Texas Tech University Health Sciences Center
Key Performance Indicators & the Patient Experience

Key Performance Indicators & the Patient Experience

Texas Tech Physicians is concerned about many things, but for the purpose of this column I will discuss the five things that we know as “Key Performance Indicators” or KPIs. Most of us are familiar with the KPIs, but we have new people and it never hurts to review and to explain the logic of why we have them. They include these concepts—solid financial performance, mutual respect and making this a great place to work (or put another way—employee satisfaction), quality, business development, and creating a positive patient experience.

To achieve the KPIs, we use a “balance scorecard approach” made famous by two Harvard Business School professors, Robert Kaplan and David Norton. The idea combines financial and no-financial measurements to facilitate the fulfillment of the vision for the enterprise.  In other words, it is not just about the “almighty dollar.”   (If you are interested in the topic, search Google for it because there is more to their concepts than I can cover in this column.)

These days, a medical practice has to be balanced.  Problems in any one area—financial, quality, market share and so forth—can be devastating.  Furthermore, first-rate medical care involves more than just helping the patient get well; it also entails the overall patient experience. So it is essential to understand the patients' level of satisfaction with not only their treatment, but with all aspects of the experience.   

It is well known that Texas Tech Physicians uses Press Ganey to gather data on how we are doing. 

In 2019, you will see renewed emphasis on improving the patient experience. Why is the patience experience important to Texas Tech Physicians? From a business perspective, there are several reasons to strive to create the best patient experience possible, including: 

  • It is the right thing to do.  Don’t short-change this one.  When we are sick, we are vulnerable and maybe just a bit irritable.  It happens to all of us.  We want to be treated kindly and professionally when we are in that state. Others do too! It fits our value of being “kindhearted,” BTW.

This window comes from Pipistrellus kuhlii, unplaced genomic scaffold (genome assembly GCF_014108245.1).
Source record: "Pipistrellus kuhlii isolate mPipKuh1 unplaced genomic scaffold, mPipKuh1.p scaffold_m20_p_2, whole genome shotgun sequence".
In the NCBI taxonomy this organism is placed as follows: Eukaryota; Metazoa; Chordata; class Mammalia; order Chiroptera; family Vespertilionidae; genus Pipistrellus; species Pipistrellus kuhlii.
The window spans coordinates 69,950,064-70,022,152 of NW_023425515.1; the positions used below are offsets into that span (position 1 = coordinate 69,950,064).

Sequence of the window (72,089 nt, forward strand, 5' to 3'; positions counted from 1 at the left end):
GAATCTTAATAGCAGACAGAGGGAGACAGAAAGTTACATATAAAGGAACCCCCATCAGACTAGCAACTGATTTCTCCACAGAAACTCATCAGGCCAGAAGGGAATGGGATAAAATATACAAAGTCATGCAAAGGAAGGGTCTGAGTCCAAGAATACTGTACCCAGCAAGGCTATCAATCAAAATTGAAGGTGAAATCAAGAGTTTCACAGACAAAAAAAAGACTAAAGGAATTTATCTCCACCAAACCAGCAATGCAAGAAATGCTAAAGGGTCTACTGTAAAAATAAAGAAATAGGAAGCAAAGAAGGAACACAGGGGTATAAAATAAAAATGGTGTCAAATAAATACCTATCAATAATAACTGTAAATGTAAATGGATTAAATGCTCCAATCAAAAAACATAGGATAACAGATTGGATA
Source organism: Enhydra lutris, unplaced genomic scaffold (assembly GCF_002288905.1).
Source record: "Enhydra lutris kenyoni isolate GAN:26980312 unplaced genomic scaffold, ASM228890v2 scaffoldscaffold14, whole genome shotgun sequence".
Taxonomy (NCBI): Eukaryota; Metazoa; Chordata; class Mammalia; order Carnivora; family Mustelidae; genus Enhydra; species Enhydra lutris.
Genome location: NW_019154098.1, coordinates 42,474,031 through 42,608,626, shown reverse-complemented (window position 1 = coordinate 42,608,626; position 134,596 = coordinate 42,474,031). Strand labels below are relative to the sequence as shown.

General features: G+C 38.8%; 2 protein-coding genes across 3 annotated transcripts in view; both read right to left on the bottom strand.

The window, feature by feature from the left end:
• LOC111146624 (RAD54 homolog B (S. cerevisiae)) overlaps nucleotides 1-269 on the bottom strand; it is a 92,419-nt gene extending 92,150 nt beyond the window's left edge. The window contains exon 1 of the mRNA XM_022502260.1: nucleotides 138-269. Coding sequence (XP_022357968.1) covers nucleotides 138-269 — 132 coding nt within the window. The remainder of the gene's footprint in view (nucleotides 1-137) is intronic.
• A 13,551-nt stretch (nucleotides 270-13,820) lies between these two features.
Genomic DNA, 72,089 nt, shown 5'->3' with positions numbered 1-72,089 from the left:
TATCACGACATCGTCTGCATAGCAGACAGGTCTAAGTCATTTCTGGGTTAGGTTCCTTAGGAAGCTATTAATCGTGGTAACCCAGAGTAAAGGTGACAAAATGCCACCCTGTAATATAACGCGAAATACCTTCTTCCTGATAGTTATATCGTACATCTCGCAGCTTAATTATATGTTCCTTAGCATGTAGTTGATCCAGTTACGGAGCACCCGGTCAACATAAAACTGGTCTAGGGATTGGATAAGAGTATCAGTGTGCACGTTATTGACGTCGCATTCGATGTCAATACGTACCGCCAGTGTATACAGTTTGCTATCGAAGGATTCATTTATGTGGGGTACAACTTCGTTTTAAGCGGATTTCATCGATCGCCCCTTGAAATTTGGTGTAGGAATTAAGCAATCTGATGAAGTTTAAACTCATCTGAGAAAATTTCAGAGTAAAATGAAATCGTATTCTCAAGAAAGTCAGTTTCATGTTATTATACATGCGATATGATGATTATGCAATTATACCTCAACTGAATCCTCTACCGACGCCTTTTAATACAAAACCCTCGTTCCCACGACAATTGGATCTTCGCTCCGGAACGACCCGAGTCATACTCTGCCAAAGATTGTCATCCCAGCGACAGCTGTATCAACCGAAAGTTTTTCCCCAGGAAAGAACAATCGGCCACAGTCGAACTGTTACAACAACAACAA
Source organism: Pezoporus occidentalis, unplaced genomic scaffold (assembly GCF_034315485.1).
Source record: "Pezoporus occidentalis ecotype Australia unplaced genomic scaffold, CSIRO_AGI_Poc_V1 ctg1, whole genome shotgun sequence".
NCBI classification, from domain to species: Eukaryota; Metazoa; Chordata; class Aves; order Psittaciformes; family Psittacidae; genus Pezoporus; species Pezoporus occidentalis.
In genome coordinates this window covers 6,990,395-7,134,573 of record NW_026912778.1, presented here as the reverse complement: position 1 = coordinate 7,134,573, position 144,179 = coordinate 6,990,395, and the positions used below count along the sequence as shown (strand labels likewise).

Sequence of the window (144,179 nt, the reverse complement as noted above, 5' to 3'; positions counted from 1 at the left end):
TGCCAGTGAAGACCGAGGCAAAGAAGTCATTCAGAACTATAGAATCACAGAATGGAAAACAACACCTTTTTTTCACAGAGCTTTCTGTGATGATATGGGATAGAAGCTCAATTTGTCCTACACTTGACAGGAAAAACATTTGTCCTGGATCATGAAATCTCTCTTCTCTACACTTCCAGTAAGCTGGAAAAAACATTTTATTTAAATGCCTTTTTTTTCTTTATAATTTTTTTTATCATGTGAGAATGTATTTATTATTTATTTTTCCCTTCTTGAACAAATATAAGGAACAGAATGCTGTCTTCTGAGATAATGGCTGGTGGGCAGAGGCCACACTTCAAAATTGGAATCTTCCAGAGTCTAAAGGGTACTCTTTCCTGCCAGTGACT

• It builds loyalty. In today's ultra-competitive health care environment, patients have a choice.  We want them to choose us.  To quote Southwest Airlines: “We know you have a choice when you fly and we thank you for choosing Southwest.”  We should, first of all, realize that most (not all) of our patients have a choice, and then thank them in word and deed for choosing Texas Tech Physicians. We serve all patients. Commercial patients help us have a margin so we can serve all. 
  • It may even be required in some third-party contracts.  As we continue to move to value based care, we see more patient experience requirements and we know that CMS is big on the concept.
  • It attracts new patients. We need new patients to serve and help. Word of mouth is still the best form of advertising. I hear from certain people that more people look on the internet for ratings on doctors and comments and use that information to select a physician.  More often when I ask people how they learned about and selected their doctor they say, “My neighbor used him,” or “She delivered my best friend’s baby and she thinks that doctor hung the moon.” Satisfied patients of Texas Tech Physicians will tell others about their experiences, which helps us attract new patients.  (Note—studies show that dissatisfied patients will tell even more people.  Ouch!) I’m not saying ratings and comments on the internet are not important and should not be watched and curated. They are, and you will see increased attention on our website and social media in 2019 presence.

 Finally, it can improve clinical outcomes. Studies report a direct correlation between patient satisfaction and the effectiveness of treatment. Maybe it’s as simple as a doctor and his or her staff going out of their way to make your experience pleasant; you are more compliant. Maybe the studies are flawed, but it has a ring of truth to it. Closely related is the concept in medical literature that patients who are satisfied with the level of care provided are less likely to sue if they experience an unsatisfactory clinical outcome. I listed that last because I don’t think we should run around being scared of being sued all the time, but  it is likely that a person who has had a good overall experience is less inclined to sue over a clinical issue.  Again, of course, this is not always true.

Hopefully, these are some things to think about.  For now, I wish you Happy Holidays.